Actress Demi Moore was at the Frédéric Malle counter at Barney's. According to a sales associate (a great story teller and wearer of Bois d'Orage), he started to introduce Demi to the line by grabbing the bottle of Musc Ravageur. "Oh no," Demi said. "I don't like musk." The sales associate then led Demi through the Malle range, from the lush Carnal Flower to the spicy-rose Noir Epices to the Lolita-esque Lys Méditerranée, but Demi wasn't completely convinced that any of them were right for her. In desperation he sprayed Musc Ravageur for her to smell. "What's this?" she asked. "You saved the best for last!"
Another story: A few weeks ago I was lucky enough to attend a presentation where perfumer Mandy Aftel discussed, among other things, how she makes a custom fragrance. She explained that she doesn't ask a client what perfumes she likes, and she doesn't have her fill out a questionnaire. Instead, she sits with the client at her perfume organ and lets her smell different raw materials. She said that time after time she finds that people have a firm idea about what they like — or especially what they don't like — but when a slip of paper dunked in the essence is tucked blind under their noses, they change their minds. She said, "A lot of people don't think they like patchouli. Until they smell good patchouli."
We've probably all encountered people with definite opinions about what they like in a perfume and what they deplore. "I can't stand aldehydes!" one person says, or "I just can't get into rose fragrances." Patchouli, musk, vanilla, powder, and fruit all get the thumbs down from a lot of people. Some people will even look you straight in the face and say, "I think perfume stinks."
I'm definitely guilty of waving off whole families of perfume. A few years ago I thought, Powder? Why would I want to smell like a baby's hind end? Then a sniff of Lorenzo Villoresi Alumut sparked a powder bender that lasted the good part of a summer. I thought I didn't like patchouli, but Cartier Le Baiser du Dragon taught me otherwise. I was so-so about roses, but Guerlain Nahéma, Amouage Lyric, and Parfum d'Empire Eau Suave have shown me aspects of the rose that I love. Erin's post last week about cologne targets another branch of perfume it took me a while to warm up to. Now I can't imagine a July without a bottle of cologne in the refrigerator.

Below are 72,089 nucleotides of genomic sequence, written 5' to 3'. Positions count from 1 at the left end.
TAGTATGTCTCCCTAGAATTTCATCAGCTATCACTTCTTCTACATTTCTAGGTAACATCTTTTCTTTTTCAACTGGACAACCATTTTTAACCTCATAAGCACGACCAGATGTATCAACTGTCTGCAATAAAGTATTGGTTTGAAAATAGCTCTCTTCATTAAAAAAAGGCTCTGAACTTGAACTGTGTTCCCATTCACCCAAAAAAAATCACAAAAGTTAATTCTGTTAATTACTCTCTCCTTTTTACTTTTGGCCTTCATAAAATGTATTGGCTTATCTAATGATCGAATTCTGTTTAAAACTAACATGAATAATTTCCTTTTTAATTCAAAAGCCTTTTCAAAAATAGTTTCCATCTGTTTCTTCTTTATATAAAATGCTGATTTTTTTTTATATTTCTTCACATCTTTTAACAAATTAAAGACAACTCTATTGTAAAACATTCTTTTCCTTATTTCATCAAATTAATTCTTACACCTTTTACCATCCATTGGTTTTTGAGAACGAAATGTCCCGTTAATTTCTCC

The struggle between prejudice and fresh appreciation isn't limited to perfume, either. I hear lots of "I don't like Chardonnay" or the truly horrifying "I only drink red" among self-professed wine snobs, but I bet if I uncorked a bottle of Meursault they'd suck it in like the air they breathed. On principle, some people refuse to open up to figurative painting or pop music. (And what is the Mona Lisa? Or Revolver?) Other people's prejudices center on literature. If it is part of Oprah's book club they can't like it, who cares that they haven't read it.
For all my preachiness, my prejudices still run deep, and I know it. I can't smell something named after a country western singer without sniggering, for example, and I have a profound bias against flankers. Still, I'm coming to learn that although a keen sense of smell is important to appreciating fragrance, maybe the most essential asset is an open mind. That mini of McGraw by Tim McGraw beckons.